A May 25 WorldNetDaily article by Aaron Klein is quick to label Media Matters (disclosure: our employer) as a "liberal advocacy group funded by philanthropist George Soros," but none of the conservative organizations Klein cites to attack Soros and other related groups -- such as the Media Research Center, the Capital Research Center, and FrontPageMag -- are identified as conservative. Even UndueInfluence.com, which bills itself as "Ron Arnold's Left Tracking Library ...because something just doesn't feel RIGHT," gets no ideological label.
Klein cites a Capital Research Center report on ProPublica claiming that it "churns out little more than left-wing hit pieces about Sarah Palin and blames the U.S. government for giving out too little foreign aid," laughably ignoring the fact that the CRC report is itself a right-wing hit piece -- it largely complains that ProPublica doesn't uncritically push right-wing talking points -- and ignoring that ProPublica has won two Pulitzer Prizes on subjects other than Palin and foreign aid.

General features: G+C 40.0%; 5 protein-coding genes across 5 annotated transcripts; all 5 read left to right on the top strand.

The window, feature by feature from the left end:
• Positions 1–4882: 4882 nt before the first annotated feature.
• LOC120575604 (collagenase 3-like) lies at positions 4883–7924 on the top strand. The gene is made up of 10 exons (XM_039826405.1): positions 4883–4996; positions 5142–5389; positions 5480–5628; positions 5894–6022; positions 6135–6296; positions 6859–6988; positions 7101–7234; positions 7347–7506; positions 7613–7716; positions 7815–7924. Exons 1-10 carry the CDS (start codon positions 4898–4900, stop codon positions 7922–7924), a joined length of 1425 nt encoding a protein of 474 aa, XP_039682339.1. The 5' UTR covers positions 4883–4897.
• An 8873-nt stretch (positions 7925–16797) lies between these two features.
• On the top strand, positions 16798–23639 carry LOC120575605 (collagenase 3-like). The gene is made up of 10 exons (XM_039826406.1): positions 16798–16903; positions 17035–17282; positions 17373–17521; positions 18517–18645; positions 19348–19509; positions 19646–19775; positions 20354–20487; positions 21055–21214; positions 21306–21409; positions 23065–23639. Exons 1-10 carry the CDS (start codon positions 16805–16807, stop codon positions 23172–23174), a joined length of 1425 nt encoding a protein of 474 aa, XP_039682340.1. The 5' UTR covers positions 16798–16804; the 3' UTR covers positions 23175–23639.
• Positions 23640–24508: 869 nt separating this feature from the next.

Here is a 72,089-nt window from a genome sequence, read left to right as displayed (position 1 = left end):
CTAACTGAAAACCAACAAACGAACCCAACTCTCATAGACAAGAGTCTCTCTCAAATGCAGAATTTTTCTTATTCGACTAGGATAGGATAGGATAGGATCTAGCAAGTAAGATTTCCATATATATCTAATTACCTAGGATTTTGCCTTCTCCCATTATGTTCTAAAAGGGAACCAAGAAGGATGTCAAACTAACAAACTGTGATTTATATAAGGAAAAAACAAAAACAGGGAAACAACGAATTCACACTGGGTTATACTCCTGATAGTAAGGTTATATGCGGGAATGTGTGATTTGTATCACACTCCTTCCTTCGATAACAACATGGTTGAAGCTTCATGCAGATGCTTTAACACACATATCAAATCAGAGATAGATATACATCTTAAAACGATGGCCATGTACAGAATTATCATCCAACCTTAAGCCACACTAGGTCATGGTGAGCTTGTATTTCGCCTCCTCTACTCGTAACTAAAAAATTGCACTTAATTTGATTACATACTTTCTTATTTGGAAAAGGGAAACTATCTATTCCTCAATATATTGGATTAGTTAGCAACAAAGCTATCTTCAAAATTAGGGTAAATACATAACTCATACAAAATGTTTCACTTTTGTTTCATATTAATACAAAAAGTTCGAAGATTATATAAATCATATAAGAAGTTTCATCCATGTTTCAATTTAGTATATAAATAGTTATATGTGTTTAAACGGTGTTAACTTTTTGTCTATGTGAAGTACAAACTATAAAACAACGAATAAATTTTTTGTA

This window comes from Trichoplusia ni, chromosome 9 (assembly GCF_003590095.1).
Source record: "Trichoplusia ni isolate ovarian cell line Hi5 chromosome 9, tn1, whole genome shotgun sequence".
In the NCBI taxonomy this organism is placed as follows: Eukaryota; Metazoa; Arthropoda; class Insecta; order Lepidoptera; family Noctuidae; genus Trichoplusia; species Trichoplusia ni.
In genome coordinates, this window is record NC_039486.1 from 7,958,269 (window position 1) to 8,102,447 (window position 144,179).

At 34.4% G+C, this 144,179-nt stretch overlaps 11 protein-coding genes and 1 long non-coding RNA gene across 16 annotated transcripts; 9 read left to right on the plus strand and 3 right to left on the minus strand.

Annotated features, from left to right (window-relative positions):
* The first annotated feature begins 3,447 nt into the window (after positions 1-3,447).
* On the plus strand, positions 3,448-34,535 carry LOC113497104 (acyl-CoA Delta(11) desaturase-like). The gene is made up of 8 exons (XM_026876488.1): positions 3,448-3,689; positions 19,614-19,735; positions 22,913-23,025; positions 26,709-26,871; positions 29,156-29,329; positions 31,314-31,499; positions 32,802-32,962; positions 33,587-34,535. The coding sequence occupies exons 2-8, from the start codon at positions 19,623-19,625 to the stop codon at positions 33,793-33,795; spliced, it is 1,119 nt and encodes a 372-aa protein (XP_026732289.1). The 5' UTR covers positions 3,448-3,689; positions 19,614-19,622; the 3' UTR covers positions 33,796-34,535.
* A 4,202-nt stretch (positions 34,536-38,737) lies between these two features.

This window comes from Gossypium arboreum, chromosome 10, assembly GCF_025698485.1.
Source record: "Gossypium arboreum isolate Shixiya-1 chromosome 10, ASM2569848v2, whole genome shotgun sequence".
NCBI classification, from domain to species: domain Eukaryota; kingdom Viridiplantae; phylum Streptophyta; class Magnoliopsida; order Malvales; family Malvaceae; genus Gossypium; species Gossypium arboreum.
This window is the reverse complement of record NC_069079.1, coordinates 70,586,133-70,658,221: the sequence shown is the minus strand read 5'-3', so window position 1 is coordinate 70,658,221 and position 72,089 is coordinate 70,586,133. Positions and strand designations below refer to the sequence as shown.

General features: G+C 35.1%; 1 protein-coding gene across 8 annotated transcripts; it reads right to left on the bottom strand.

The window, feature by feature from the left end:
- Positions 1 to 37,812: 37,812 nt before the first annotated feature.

Klein's attack on the Center for Public Integrity is even more laughable:
CPI regularly churns out partisan pieces. One widely debunked Center for Public Integrity study from 2008, covered extensively by the AP, claimed it found President Bush and top administration officials had issued hundreds of false statements about the national security threat from Iraq as "part of an orchestrated campaign that effectively galvanized public opinion and, in the process, led the nation to war under decidedly false pretenses."
Klein seems to have forgotten that WND published a lengthy series of articles attacking Al Gore before the 2000 election that began life as a CPI project (CPI ultimately parted ways with the authors). Of course, this was the same series that drew a libel lawsuit against WND by Gore associate Clark Jones, which WND ultimately settled out of court just before it was to go to trial by, in part, admitting that it made false claims about Jones. There was presumably also a financial consideration paid to Jones as part of the settlement, but that has been kept secret.
Klein also offers no evidence to back up his claim that the CPI report on the Bush administration's false statements about Iraq was "widely debunked"; the only purported debunking we could find was focused on semantics, claiming that "Being proven wrong is not 'lying.'" Maybe Klein's researcher, Brenda J. Elliott -- who helped put together Klein's factually deficient smear piece -- could enlighten us.